Education & Schools
Statement by Chris Bern, President of the Iowa State Education Association PDF Print E-mail
News Releases - Education & Schools
Written by Jean Hessburg   
Tuesday, 06 March 2012 07:48

Statement by Chris Bern, President of the Iowa State Education Association

on Iowa's Application for a Waiver to the No Child Left Behind Law

DES MOINES, IA (02/28/2012)(readMedia)-- At this time, the Iowa State Education Association (ISEA) is not signing on in support of Iowa's application for a waiver to the No Child Left Behind (NCLB) law. While we understand the need to move away from the one-size-fits-all approach to testing and school accountability under NCLB, the ISEA still has questions about the specifics of this application that need to be addressed.

One area of concern for educators is tying student achievement data to teacher evaluations. As frontline professionals, our members need to be at the table when those decisions are made and the state should be cautious when proceeding with this large policy shift.

In addition, we are concerned that implementation of the waiver application will require resources and education funding decisions are still a long way off in the legislative session. From its inception the education community has realized that NCLB did not provide states the resources to meet the demands of the law. As Iowa applies for the waiver, we do not need to trade in one unfunded mandate (NCLB) for another.

The ISEA remains deeply committed to the success of every child and is ready and willing to work with all of the partners in the education community; teachers, administrators, parents, and policymakers, to ensure our education policies place students at the center. Until our members have had adequate time to review and contribute to the NCLB waiver discussion, the ISEA will not be lending its support to Iowa's application at this time.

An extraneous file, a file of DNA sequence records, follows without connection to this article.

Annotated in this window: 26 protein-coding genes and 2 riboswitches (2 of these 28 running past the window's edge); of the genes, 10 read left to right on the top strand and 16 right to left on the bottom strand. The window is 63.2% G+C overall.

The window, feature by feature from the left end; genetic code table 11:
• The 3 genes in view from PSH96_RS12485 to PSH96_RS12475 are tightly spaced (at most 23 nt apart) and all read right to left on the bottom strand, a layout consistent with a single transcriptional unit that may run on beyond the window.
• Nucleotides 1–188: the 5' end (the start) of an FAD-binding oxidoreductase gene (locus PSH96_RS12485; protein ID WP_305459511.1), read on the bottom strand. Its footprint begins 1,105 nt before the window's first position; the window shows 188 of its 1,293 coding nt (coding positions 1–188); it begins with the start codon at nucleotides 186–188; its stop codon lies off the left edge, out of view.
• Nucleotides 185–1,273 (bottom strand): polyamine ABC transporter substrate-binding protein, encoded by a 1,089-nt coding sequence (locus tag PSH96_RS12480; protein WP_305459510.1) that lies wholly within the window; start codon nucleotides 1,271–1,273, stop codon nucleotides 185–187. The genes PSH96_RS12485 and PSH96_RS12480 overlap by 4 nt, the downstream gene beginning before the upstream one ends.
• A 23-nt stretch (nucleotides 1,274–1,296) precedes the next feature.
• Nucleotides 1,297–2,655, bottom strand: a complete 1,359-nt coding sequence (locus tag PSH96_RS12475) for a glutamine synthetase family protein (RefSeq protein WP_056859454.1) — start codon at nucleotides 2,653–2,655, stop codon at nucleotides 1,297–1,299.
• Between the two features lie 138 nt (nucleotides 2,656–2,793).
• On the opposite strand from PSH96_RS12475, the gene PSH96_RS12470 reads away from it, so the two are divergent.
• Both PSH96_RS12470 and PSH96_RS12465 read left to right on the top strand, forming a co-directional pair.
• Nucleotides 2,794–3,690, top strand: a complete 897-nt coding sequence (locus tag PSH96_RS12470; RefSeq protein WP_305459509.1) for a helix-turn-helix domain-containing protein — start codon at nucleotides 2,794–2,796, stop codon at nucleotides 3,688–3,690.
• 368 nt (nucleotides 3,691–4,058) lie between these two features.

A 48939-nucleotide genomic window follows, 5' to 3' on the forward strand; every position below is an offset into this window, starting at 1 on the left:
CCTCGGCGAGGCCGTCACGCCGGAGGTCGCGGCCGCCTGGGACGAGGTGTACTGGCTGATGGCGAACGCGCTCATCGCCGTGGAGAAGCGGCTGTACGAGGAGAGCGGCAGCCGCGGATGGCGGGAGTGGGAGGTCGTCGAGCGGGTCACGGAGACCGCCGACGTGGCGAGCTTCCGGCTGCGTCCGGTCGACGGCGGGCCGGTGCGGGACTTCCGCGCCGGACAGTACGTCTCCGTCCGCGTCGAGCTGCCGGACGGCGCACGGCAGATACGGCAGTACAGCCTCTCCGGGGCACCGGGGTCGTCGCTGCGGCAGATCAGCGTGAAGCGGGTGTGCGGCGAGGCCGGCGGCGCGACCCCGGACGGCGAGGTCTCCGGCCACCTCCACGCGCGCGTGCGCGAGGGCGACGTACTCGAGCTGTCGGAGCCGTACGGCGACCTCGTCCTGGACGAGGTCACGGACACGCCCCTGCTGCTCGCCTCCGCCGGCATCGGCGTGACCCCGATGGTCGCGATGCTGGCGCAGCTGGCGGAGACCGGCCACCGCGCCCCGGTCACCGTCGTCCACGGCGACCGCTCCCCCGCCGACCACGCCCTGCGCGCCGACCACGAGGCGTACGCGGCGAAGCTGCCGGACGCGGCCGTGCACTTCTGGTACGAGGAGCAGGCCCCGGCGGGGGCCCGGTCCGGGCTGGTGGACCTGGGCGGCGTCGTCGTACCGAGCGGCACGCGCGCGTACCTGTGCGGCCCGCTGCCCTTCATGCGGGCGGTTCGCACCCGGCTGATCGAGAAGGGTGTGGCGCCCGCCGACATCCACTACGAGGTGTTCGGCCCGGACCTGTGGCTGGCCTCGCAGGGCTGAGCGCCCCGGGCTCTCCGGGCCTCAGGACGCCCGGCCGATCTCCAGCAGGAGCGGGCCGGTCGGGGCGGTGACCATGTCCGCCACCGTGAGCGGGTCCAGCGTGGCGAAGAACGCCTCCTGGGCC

The ISEA is a private, professional organization made up of over 34,000 educators who are dedicated to promoting and preserving public education for all Iowa students. Great Education. It's an Iowa Basic.

 
Braley Statement on Closure of Price Lab School PDF Print E-mail
News Releases - Education & Schools
Written by Jeff Giertz   
Tuesday, 28 February 2012 14:32

Washington, DC – Rep. Bruce Braley (IA-01) released the following statement after the Iowa Board of Regents voted to close the Malcolm Price Laboratory School in Cedar Falls by June 30th:

 

“It’s a sad day when state funding cuts force a choice between keeping a university functional and keeping a special school like Price Lab open.

 

“At a time when politicians talk endlessly about education reform, closing a top-notch, nationally recognized school that actually walks the walk on educational innovation is the wrong thing to do.

 

“Iowa’s economic success depends on our ability to properly educate a new generation of teachers and innovators.  There is no innovation without education.  We should be investing in and improving education for our kids – not closing our best schools.”

 

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Local Student Honored in National Education Publication PDF Print E-mail
News Releases - Education & Schools
Written by Rachel Chamberlain   
Tuesday, 28 February 2012 14:31

Raising money for (and assisting in) obstetric surgery in Zambia, Africa. Founding a music program for kindergarteners and first graders that holds concerts on a regular basis, including one for former U.S. Secretary of State Condoleezza Rice. Creating a film on childhood obesity that is used to kick off First Lady Michelle Obama’s “Let’s Move!” campaign. Organizing an art auction featuring nationwide artists to fight for clean air in a community affected by pollution from a nearby metal refinery. Though these may sound like the endeavors of large philanthropic organizations, they are the accomplishments of young people throughout the U.S. who have yet to even earn their high school diplomas!